I am above the clouds at the 34th hour after leaving Portland. I am told that soon I will be able to see the Himalayas below us and I'm excited to take a photograph through the two layers of greasy airplane glass. This plane from Guangzhou to Kathmandu is much smaller than the gigantic international flight my companions and I took into China. It shakes up here and I let my neck go a little limp as it sways side to side. I was getting the hang of taking the flights but still couldn't sleep on them. I was pretty delirious in China. Once we arrived on this flight, Maggie found three empty rows for she, Debbie and I to lay down in. I took a milliram of lorazepam, turned on my Passenger CD and finally fell asleep for two hours. The shaking woke me up and I felt relaxed and a little excited by it. Nobody here seems to mind as they walk up and down the aisles and speak softly to one another in Mandarin and other languages whose names I don't yet know. There is a monk in a grey robe who occasionally walks to the bathroom, and unlike the other passengers, he returns my goofy smile with one of his own. I decide that I like him well.

So far, flying above this sea of white is my favorite part of the trip. I imagined it as we flew over Mt. Hood and back then, those many hours ago, I hoped the the Himalayas woud look just as beautiful. When I landed in L.A., I found the international terminal was very under construction. I couldn't check in to China Southerrn because the kiosks wouldn't be open for another three hours. I walked back to find Debbie, who had just disembarked on her plane. We passed each other outside multiple times before we figured out that I was on the departures level and she was on the arrivals platform. Ha!

An old friend with a brand new baby came and picked us up and took us out to dinner. We ate steak and salmon and salads with rich dressings. I attempted a hot toddy for the cold I came down with the day before I left. It just made my throat more sore and the dehydration from the forced air a little worse. My friend brought us back to the airport, full and happy, and we were finally able to check-in through the international terminal. Inside, we found a myriad of fancy restaurants, including a caviar and champagne bar with glowing gold orbs over each seat. We forked out the $3 for water bottles and tissues and then went to plug in our electronics.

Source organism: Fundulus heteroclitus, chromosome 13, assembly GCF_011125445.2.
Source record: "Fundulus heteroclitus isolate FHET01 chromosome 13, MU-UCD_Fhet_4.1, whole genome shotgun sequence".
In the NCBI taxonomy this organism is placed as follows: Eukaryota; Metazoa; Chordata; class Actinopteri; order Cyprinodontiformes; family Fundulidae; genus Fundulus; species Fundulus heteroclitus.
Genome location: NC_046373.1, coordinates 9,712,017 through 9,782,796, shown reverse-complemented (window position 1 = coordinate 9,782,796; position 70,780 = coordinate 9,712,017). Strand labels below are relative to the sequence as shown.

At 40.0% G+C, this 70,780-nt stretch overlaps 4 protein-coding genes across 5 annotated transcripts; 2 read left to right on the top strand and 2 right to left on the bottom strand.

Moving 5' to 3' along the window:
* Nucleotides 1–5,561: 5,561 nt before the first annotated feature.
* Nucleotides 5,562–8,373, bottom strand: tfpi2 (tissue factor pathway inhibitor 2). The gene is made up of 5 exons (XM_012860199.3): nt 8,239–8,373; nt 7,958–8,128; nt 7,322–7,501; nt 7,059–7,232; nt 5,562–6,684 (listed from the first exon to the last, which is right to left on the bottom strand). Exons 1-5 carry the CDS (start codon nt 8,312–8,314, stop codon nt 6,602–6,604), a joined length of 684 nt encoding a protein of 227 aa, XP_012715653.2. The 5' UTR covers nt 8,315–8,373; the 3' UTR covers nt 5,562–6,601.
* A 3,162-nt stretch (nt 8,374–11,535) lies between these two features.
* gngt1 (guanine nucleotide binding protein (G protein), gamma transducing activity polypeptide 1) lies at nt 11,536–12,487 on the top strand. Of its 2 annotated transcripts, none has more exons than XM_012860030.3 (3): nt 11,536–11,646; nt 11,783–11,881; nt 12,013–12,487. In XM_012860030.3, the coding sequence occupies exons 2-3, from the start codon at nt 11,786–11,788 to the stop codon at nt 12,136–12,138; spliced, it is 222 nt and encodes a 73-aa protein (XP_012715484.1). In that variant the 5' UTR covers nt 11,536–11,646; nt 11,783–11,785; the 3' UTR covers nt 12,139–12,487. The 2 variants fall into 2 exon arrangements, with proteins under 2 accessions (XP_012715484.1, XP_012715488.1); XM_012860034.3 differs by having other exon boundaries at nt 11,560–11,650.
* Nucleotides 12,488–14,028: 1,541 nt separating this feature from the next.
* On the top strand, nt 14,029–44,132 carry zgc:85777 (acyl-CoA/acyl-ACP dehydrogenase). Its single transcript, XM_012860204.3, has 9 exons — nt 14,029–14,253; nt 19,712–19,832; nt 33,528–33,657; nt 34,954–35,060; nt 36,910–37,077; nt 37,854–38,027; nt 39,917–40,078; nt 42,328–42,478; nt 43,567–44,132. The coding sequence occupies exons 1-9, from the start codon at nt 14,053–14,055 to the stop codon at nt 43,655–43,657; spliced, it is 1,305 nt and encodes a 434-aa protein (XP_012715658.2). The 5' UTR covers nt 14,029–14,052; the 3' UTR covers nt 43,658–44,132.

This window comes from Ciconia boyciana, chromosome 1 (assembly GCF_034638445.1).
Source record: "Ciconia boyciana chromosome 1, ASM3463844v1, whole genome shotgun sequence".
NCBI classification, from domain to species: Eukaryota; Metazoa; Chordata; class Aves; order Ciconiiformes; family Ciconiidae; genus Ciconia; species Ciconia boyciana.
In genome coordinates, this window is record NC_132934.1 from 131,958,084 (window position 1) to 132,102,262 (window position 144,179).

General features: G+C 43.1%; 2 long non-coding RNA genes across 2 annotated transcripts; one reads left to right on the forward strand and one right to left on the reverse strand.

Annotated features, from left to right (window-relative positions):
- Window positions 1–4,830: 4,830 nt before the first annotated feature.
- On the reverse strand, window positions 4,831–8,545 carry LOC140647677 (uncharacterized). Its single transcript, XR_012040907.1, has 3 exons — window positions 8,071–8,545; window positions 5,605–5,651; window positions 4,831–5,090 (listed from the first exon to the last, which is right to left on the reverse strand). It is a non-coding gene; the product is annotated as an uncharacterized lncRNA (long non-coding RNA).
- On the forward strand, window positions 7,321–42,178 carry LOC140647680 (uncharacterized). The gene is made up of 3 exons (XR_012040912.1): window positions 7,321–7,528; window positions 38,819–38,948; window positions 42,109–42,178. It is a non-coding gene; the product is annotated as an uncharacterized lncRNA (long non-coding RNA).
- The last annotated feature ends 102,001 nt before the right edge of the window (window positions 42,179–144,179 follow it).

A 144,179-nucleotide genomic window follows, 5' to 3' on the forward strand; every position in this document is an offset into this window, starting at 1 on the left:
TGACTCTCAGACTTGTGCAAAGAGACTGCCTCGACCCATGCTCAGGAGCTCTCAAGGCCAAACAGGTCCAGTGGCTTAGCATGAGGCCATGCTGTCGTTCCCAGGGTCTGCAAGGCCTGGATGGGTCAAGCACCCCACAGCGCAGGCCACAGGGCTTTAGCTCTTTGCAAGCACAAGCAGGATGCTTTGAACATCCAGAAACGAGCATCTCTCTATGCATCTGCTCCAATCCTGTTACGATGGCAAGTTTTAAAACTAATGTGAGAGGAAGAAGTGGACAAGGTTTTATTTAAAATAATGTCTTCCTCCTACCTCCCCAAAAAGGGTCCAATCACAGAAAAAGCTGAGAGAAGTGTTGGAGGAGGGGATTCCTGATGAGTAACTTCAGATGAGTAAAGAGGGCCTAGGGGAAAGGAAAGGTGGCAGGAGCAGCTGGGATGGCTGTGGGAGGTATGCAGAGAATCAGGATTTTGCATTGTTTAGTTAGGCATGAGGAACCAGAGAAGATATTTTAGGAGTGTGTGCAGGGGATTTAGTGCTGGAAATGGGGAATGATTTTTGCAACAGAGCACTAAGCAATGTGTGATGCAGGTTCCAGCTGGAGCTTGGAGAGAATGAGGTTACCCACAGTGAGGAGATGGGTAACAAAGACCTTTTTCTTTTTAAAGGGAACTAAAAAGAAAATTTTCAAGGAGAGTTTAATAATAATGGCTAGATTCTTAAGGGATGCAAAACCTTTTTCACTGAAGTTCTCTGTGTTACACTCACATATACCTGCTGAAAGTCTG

The flight disembarked late, a little after 11pm. We were hoping to sleep, but they kept the lights on and served beverages and shrimp with rice, rolls and potato salad. I covered my head with a blanket and tried to sleep before they finally turned off the lights around 2am. The whole plane slept, my companions next to me finding ways to adjust their bodies for at least 20 or 30 minutes before some random pain woke them up. They would shift and go back to sleep. I couldn't seem to find this rhythm with them so I stayed up, knitting, watching The Dawn of the Planet of the Apes. The gigantic plane landed with a thud so hard that I grabbed Debbie's arm before realizing that all was okay.

We wandered through the next International terminal, finding dim sum with warm black sesame soy milk. We paid in cash, at a questionable conversion rate and moved on to the most wonderful experience since the whole trip started: a long, drawn out time in front of the bathroom sink with a toothbrush. At least one part of me no longer stunk. Some yoga stretches at the gate with essential oils on my smelly feet got us aboard doing a little bit better after the 16 hour flight.

And now we're here, over the clouds, shaking and swaying, looking for signs of the mountains peeking through. We are twenty-five minutes from landing in the country that birthed the Buddha, the country that holds the largest mountain on Earth. There is a greatness I feel measured against when I think about that and I wonder how it will feel in my heart when my feet touch that soil and hear the languages that are sung around me.